The LMBF Civil War ended last night in bloody fashion, as the best regular-season pitcher of this generation failed to change his postseason narrative yet again. The Game 6 loss doesn’t fall squarely on Clayton Kershaw’s shoulders, however, as sloppy defense and baserunning and a lack of offensive production culminated in one of Los Angeles’ worst games of the season at the most inopportune of times. And just like that, my ticket to Game 4 of the World Series in L.A. was swiftly refunded…

The Cubs have returned to the Fall Classic for the first time in 71 years, which is a greater length of time than the ages of Peter, Brian, and me combined. Brian and I were fortunate (or unfortunate) enough to be in Wrigley last night for the game, where the post-game scene of the North Side neighborhood was the stuff of fairy tales. While my mood was Dodger blue, I was amazed to witness a Cubs fan climb a street light, only to release himself into a perfectly-executed trust fall into the arms of his ecstatic brethren fifteen feet below him. In a season where everything seems to go right, maybe this really is the Cubs’ year.

Brian’s superstitious ways keep him from writing about his team while they’re still in the postseason, so once again, I’m on call to write through the pain. I’ll admit, I refused to write any Civil War posts after L.A. won games 2 and 3 – I’m a bit superstitious myself. But now that the Dodgers’ World Series hopes have faded as quickly as a Cubs’ fan’s coherence in a Wrigleyville bar last night, I must write once again. The show must go on. This series loss is one of the toughest defeats I’ve endured as a sports fan. During the NLDS against the Nationals, I had purchased a ticket to Game 4 of the World Series in Los Angeles, believing Dave Roberts and crew would fulfill their promise to Win4Vin. It was a special season, one marked by resilience, shattered expectations, and the most graceful of goodbyes. Ultimately, my Dodgers came up just a bit short, but that’s baseball, and that’s life.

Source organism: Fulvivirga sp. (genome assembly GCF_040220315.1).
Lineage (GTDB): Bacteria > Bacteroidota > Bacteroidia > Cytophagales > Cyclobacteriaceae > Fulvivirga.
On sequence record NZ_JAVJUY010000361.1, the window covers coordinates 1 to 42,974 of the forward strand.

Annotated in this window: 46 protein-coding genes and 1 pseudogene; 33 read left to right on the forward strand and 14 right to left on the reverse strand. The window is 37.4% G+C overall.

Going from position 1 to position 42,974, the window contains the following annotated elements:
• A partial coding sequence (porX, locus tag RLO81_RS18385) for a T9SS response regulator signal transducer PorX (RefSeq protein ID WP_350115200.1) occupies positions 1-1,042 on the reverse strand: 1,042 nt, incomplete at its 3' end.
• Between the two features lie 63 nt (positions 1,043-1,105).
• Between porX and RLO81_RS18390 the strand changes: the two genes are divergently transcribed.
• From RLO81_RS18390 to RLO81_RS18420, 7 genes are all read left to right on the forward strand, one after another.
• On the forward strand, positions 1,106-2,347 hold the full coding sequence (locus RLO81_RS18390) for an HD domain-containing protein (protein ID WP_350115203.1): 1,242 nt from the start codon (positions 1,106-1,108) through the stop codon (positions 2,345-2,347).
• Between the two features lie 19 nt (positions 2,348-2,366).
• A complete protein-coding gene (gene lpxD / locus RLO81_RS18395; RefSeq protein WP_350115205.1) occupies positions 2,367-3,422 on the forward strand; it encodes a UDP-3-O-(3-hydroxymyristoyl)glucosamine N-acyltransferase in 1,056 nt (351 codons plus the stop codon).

I want to congratulate Brian, Cooney, Steve, Sam, Nick, Nick, and Nick, Drew, Dan, Hank, and Matt (the LMBF Cubs fans) and the city of Chicago on their first (North Side) World Series in 71 years. As for me, it will be a long offseason, but I’ll look forward to that first day of spring training in February, just like fans of every team will. Win or lose, baseball marks the time.